Winter Survival Shelter Criteria

The Old Way

When people first started building snow caves, the basic forms were the Tree Well, where you dug under a tree to form a shelter.

Picture of Winter Survival Shelter Criteria under Winter in Wilderness Survival Skills

And the standard Snow Cave where you dug into a snow bank from a cave. Both methods worked to keep you alive, but they were crude and primitive, and as experience grew, there became better ways.

Picture of Winter Survival Shelter Criteria under Winter in Wilderness Survival Skills


So now, let’s look at the criteria for a good winter shelter. Here are the 7 standards for a successful snow shelter:

  1. ROUND – The arch is one of the strongest geometric shapes we use in winter shelter building. The goal is round and smooth.
  2. SMALL – The smaller the shelter, the easier it is to build and heat. Most beginners build their shelters way too big.
  3. VENTED – You should always put a vent hole in snow shelters. Vent holes prevent asphyxiation because snow shelters do not hold breath. The spot should be about the size of a softball. The vent should be placed at a 45-degree angle halfway up the wall and preferably over the doorway so as not to have snow roll down on your sleeping area. [NOTE: One trick is when it’s snowing to place a ski pole, branch, ice axe or something long in the hole to shake and clean out the pit every so often throughout the night. That way, the gap doesn’t plug up]
  4. COLD AIR SUMP – There should always be a low spot in the shelter lower than your bed or sleeping area because cold air settles or goes to the lowest spot. So please give it a place away from you.
  5. DOORWAY SMALL AND ROUND – The arch is still the preferred shape, and the door is no exception, so keep it arched. Also, the door should be small and only big enough to climb through. Otherwise, it becomes hard to plug with a backpack or branches. NOTE: when you block the doorway, your goal is not an airtight seal, so it’s ok and preferred if a little air gets through. Also, it’s a good idea to face the door on the leeward side, away from the wind.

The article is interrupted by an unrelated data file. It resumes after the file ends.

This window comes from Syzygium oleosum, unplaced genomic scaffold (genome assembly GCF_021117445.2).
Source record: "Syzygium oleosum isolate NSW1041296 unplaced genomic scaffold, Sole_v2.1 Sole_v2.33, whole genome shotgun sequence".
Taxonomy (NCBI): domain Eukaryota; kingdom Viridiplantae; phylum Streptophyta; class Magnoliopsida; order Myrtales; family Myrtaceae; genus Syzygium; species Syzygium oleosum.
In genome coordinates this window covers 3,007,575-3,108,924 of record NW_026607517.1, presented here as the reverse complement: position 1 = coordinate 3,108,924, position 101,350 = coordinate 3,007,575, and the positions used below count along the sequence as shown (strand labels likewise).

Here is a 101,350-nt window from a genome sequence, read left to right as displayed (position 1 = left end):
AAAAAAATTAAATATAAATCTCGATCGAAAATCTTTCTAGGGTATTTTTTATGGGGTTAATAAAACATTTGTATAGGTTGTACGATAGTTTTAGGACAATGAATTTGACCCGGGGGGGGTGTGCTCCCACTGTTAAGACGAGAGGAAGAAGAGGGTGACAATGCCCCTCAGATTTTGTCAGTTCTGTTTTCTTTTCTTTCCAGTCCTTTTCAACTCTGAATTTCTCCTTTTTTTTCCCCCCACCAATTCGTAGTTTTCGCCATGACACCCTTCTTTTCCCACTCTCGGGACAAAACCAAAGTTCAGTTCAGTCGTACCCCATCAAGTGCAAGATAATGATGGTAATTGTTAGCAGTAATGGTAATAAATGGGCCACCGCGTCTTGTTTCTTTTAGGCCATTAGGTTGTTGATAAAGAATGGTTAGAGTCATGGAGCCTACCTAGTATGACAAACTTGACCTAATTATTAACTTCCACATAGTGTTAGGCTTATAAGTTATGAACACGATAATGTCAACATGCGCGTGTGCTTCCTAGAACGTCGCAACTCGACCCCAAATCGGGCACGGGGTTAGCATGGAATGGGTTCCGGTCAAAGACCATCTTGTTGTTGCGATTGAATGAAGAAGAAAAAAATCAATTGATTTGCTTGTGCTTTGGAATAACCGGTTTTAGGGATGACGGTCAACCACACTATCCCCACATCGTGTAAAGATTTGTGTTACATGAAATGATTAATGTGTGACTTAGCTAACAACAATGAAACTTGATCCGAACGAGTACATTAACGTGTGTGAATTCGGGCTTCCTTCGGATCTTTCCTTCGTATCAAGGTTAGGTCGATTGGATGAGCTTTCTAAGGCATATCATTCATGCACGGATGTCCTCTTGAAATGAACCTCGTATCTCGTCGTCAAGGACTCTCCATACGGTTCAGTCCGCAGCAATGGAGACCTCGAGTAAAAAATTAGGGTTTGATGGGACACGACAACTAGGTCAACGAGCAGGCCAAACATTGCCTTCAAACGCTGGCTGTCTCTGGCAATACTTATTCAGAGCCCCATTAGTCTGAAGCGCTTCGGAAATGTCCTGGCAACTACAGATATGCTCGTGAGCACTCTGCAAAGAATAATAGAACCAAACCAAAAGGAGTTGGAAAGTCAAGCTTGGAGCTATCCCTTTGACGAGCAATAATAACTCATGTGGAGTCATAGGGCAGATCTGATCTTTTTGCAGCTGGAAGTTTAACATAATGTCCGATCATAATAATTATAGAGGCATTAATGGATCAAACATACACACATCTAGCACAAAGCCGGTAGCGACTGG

6. DOORWAY LOWER THAN BEDS – You want to ensure that the top of the door is at least 5 inches lower than the bottom of your bed or sleeping area (as seen in the photo). This way, the hot air will be trapped and not escape out the door (the only exception is in the Fighter Trench). Just as cold air settles, hot air rises, and we can use that to our advantage. NOTE: don’t let your boots sit in the cold air sump, or they will become frozen bricks by the morning.
  7. BUILD AWAY FROM TREES – When building with snow, we want to use fresh snow that still has a formed crystal. When snow falls, it collapses the crystals and then becomes hard. This is a good thing for creating strong shelters, but if it has already collapsed, you lose that bidding strength. Let me give you a familiar example; when you first shovel a sidewalk, the snow is light and fluffy, but when you come back later, the mound of snow shovelled to the side becomes rock hard; this is an example of snow crystals collapsing. So to get fresh snow, stay away from the fall line of the branches where the snow falls off.